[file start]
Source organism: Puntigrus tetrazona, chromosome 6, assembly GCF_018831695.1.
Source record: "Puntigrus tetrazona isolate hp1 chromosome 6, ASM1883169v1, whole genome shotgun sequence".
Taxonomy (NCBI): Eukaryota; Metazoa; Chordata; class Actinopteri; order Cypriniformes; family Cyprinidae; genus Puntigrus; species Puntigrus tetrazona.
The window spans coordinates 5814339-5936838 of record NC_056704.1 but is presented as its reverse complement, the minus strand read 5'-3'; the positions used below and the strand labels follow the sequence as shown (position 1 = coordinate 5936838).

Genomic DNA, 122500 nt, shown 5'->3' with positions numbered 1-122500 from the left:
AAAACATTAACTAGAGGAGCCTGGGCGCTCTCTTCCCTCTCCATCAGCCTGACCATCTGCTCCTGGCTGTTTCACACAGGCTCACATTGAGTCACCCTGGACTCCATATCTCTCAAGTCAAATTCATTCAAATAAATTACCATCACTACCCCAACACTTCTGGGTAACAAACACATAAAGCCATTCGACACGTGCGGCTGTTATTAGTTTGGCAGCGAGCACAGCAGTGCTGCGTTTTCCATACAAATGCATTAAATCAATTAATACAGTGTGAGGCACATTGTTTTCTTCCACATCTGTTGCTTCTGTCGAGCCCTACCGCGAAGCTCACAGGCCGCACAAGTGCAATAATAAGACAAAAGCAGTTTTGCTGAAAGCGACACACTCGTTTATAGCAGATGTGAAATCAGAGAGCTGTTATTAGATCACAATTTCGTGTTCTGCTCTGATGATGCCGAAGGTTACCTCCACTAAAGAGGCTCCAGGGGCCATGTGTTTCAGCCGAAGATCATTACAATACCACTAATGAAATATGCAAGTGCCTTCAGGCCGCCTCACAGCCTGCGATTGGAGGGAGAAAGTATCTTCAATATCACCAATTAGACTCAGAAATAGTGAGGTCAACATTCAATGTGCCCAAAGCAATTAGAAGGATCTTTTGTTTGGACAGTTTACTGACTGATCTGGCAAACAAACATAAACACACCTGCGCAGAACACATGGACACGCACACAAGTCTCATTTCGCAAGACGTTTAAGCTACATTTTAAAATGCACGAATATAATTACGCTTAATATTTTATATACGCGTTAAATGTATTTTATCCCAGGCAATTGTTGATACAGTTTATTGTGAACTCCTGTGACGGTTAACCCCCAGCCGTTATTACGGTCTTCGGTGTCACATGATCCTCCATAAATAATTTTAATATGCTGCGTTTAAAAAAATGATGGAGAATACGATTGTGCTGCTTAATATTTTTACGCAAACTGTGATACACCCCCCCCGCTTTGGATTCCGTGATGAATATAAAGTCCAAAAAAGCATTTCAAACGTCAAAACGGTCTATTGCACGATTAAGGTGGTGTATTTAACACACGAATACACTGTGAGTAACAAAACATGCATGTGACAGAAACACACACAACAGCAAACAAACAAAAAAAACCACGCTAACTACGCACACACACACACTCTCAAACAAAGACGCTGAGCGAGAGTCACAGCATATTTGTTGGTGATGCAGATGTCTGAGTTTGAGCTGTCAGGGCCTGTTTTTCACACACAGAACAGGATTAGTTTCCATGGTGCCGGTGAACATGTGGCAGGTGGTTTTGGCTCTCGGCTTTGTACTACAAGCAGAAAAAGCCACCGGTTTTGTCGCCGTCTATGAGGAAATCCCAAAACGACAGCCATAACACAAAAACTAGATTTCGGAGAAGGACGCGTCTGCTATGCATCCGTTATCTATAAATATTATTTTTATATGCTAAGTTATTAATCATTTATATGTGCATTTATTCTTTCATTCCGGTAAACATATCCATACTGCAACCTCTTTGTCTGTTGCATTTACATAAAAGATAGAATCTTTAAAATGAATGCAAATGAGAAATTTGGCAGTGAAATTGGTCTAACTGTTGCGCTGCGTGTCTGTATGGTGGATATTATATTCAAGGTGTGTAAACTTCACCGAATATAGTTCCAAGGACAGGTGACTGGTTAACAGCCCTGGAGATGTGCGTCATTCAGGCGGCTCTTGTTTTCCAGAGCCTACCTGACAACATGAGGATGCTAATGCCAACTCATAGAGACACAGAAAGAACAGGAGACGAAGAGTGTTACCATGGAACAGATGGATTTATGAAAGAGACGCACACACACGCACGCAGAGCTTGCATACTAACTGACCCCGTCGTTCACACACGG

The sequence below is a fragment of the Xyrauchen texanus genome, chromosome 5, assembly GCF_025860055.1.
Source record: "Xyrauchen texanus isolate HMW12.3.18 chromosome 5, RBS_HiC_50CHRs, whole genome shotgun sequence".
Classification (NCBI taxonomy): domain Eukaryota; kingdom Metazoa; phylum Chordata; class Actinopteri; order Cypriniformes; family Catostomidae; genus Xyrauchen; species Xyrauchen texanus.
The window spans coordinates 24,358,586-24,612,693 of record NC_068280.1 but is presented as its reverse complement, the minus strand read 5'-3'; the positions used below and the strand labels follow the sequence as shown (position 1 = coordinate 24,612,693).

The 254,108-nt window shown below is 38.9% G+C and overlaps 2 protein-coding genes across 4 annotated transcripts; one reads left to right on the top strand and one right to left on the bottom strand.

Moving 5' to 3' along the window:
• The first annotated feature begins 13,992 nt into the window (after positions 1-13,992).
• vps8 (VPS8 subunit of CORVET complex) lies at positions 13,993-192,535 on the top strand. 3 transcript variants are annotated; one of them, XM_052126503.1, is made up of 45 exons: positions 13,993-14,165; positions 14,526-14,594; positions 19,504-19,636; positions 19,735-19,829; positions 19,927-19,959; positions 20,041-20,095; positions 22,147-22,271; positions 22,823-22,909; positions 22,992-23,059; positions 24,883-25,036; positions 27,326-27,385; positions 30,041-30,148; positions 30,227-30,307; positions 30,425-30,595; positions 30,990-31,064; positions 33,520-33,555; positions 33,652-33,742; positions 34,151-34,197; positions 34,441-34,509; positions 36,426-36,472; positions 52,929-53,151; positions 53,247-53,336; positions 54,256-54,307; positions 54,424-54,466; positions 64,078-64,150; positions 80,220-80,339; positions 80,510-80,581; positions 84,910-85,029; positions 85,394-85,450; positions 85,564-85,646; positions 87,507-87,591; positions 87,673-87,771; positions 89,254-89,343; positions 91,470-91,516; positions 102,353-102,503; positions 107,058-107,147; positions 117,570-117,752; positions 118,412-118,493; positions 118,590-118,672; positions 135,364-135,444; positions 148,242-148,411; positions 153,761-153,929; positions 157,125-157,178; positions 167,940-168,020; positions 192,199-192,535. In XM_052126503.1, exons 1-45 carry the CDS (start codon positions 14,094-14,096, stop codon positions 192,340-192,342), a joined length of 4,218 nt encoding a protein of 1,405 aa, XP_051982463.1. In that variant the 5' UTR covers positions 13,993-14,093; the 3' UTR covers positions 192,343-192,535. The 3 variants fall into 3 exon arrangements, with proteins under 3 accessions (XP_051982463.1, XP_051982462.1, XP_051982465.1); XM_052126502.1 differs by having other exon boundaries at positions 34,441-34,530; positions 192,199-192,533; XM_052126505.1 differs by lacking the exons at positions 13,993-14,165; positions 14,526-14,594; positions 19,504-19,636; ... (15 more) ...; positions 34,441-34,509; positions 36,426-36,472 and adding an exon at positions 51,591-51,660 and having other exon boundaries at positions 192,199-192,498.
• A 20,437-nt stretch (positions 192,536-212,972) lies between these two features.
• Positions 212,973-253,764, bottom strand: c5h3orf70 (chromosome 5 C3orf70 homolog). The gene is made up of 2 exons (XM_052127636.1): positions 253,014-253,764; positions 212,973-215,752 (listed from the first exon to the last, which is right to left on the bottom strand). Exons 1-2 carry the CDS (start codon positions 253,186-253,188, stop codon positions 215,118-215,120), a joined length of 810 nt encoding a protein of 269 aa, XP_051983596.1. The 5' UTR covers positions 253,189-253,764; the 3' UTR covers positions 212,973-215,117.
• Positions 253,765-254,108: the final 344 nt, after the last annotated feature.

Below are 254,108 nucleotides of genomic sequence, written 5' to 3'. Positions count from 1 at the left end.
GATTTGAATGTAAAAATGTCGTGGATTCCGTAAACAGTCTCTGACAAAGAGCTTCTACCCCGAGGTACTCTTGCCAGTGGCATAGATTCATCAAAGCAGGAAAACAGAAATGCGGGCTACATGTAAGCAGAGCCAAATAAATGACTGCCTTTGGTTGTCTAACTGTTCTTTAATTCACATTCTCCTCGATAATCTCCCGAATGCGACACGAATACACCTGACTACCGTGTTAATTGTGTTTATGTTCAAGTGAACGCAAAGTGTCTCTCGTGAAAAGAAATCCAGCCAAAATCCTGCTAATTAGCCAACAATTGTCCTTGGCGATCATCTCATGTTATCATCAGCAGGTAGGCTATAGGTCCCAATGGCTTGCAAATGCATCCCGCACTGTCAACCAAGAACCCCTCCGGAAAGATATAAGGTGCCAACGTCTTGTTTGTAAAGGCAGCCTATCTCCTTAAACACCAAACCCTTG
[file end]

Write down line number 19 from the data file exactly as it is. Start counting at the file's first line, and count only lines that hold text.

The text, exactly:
GATTTGAATGTAAAAATGTCGTGGATTCCGTAAACAGTCTCTGACAAAGAGCTTCTACCCCGAGGTACTCTTGCCAGTGGCATAGATTCATCAAAGCAGGAAAACAGAAATGCGGGCTACATGTAAGCAGAGCCAAATAAATGACTGCCTTTGGTTGTCTAACTGTTCTTTAATTCACATTCTCCTCGATAATCTCCCGAATGCGACACGAATACACCTGACTACCGTGTTAATTGTGTTTATGTTCAAGTGAACGCAAAGTGTCTCTCGTGAAAAGAAATCCAGCCAAAATCCTGCTAATTAGCCAACAATTGTCCTTGGCGATCATCTCATGTTATCATCAGCAGGTAGGCTATAGGTCCCAATGGCTTGCAAATGCATCCCGCACTGTCAACCAAGAACCCCTCCGGAAAGATATAAGGTGCCAACGTCTTGTTTGTAAAGGCAGCCTATCTCCTTAAACACCAAACCCTTG